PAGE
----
And thinking ahead, what would be the killer application that you have in mind for Big Data?
Ideas like “background knowledge” and “common-sense reasoning” are investigated in AI whereas Big Data and data mining has developed into its own vibrant community. Over the next 10 years, I see the potential for these communities to re-engage with the goal of producing methods that are still scalable, but require less manual engineering and “human intelligence” to work. The killer application would be a Big Data application that easily adapts to a new domain, and that doesn’t make egregious errors because it has “more intelligence”.
Divesh Srivastava is the head of the Database Research Department at AT&T Labs-Research. He received his Ph.D. from the University of Wisconsin, Madison, and his B.Tech from the Indian Institute of Technology, Bombay. He is an ACM fellow, on the board of trustees of the VLDB Endowment, the managing editor of the Proceedings of the VLDB Endowment (PVLDB), and an associate editor of the ACM Transactions on Database Systems. His research interests and publications span a variety of topics in data management.
Xin Luna Dong is a senior research scientist at Google. She works on enriching and cleaning knowledge for the Google Knowledge Graph. Her research interest includes data integration, data cleaning, and knowledge management. Prior to joining Google, she worked for AT&T Labs – Research and received her Ph.D. in Computer Science and Engineering at the University of Washington. She is the co-chair for WAIM’15 and has served as an area chair for SIGMOD’15, ICDE’13, and CIKM’11. She won the best-demo award in SIGMOD’05.
Divesh and Luna, you have been working on several aspects of Big Data Value. What attracts you to this topic?
Value, the 5th V of big data, is arguably the promise of the big data era. The choices of what data to collect and integrate, what analyses to perform, and what data-driven decisions to make, are driven by their perceived value – to society, to organizations, and to individuals. It is worth noting that while value and quality of big data may be correlated, they are conceptually different. For example, one can have high quality data about the names of all the countries in North America, but this list of names may not have much perceived value. In contrast, even relatively incomplete data about the shopping habits of people can be quite valuable to online advertisers.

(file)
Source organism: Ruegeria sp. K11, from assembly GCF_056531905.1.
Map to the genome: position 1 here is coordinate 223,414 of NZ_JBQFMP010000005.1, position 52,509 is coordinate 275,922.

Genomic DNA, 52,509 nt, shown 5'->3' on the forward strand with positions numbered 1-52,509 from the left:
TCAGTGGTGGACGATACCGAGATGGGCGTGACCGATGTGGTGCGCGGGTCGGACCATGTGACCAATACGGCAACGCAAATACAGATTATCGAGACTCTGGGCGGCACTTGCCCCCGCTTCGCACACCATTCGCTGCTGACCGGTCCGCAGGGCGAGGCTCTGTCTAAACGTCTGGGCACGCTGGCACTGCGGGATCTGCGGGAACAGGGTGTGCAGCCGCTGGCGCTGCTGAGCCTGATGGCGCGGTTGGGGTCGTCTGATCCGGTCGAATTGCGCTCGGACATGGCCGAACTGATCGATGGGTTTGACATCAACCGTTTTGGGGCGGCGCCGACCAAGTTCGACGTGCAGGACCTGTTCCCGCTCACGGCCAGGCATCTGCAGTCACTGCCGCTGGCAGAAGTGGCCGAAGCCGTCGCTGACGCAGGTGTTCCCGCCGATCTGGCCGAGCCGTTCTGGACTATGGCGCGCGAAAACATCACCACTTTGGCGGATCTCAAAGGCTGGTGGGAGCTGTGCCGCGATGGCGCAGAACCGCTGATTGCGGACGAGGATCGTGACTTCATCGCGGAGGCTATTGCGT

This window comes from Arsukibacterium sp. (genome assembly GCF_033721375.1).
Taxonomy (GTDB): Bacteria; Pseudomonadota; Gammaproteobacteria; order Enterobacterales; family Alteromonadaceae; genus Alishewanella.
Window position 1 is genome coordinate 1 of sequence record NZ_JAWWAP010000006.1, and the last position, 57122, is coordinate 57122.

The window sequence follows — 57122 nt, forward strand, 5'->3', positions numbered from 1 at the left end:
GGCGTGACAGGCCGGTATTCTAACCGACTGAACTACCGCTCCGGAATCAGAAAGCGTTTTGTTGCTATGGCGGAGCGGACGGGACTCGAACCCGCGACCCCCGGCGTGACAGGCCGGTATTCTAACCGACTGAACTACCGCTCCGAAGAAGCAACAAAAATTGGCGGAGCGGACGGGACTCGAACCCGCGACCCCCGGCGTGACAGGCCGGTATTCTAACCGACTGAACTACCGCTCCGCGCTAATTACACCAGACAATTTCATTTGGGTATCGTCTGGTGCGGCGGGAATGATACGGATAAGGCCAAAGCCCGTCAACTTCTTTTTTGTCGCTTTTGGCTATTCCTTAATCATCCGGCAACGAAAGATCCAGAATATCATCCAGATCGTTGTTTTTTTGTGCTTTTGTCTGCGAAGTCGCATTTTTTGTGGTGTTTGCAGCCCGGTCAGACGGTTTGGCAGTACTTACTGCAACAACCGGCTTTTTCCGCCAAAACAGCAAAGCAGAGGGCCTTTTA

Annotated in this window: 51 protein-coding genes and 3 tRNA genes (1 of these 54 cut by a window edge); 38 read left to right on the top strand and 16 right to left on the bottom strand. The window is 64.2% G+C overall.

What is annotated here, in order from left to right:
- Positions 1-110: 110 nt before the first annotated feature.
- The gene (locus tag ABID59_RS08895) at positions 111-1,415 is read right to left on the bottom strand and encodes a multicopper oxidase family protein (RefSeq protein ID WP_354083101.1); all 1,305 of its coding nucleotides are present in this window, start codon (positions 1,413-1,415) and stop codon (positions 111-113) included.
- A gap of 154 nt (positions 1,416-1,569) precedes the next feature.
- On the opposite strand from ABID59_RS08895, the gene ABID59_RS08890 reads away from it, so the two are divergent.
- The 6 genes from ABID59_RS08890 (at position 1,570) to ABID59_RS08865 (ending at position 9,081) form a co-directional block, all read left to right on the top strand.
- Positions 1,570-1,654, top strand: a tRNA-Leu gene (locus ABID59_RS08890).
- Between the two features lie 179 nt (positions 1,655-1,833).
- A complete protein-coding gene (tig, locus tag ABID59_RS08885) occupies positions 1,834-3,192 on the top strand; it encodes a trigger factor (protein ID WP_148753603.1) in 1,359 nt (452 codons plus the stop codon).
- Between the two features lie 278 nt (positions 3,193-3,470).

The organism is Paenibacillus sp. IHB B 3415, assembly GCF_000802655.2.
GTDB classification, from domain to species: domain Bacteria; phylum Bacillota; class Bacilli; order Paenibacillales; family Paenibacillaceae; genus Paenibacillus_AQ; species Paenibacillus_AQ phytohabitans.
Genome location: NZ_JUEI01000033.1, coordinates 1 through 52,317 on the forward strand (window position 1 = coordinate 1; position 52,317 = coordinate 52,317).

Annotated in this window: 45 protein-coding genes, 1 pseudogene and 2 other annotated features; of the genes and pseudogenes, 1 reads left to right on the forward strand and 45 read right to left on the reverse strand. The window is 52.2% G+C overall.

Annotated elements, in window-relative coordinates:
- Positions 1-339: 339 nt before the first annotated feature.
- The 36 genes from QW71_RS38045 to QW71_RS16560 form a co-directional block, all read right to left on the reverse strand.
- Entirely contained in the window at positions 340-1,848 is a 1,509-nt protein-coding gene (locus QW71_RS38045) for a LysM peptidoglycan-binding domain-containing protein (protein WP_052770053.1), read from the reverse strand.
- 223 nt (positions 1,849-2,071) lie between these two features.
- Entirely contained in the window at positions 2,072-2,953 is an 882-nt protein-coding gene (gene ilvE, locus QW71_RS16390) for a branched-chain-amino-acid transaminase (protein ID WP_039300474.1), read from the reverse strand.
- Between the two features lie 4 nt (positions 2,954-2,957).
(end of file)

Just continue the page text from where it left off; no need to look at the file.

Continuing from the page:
It should not be surprising that early efforts to extract value from big data have focused on integrating and extracting knowledge from the low-hanging fruit of “head” data – data about popular entities, in the current world, from large sources. This is true both in industry (often heavily relying on manual curation) and in academia (often as underlying assumptions of the proposed integration techniques). However, focusing exclusively on head data leaves behind a considerable volume of “tail” data, including data about less popular entities, in less popular verticals, about non-current (historical) facts, from smaller sources, in languages other than English, and so on. While each data item in the “long tail” may provide only little value, the total value present in the long tail can be substantial, possibly even exceeding the total value that can be extracted solely from head data. This is akin to shops making a big profit from a large number of specialty items, each sold in a small quantity, in addition to the profit made by selling large quantities of a few popular items.
We issue a call to arms – “leave no valuable data behind” in our quest to extract significant value from big data.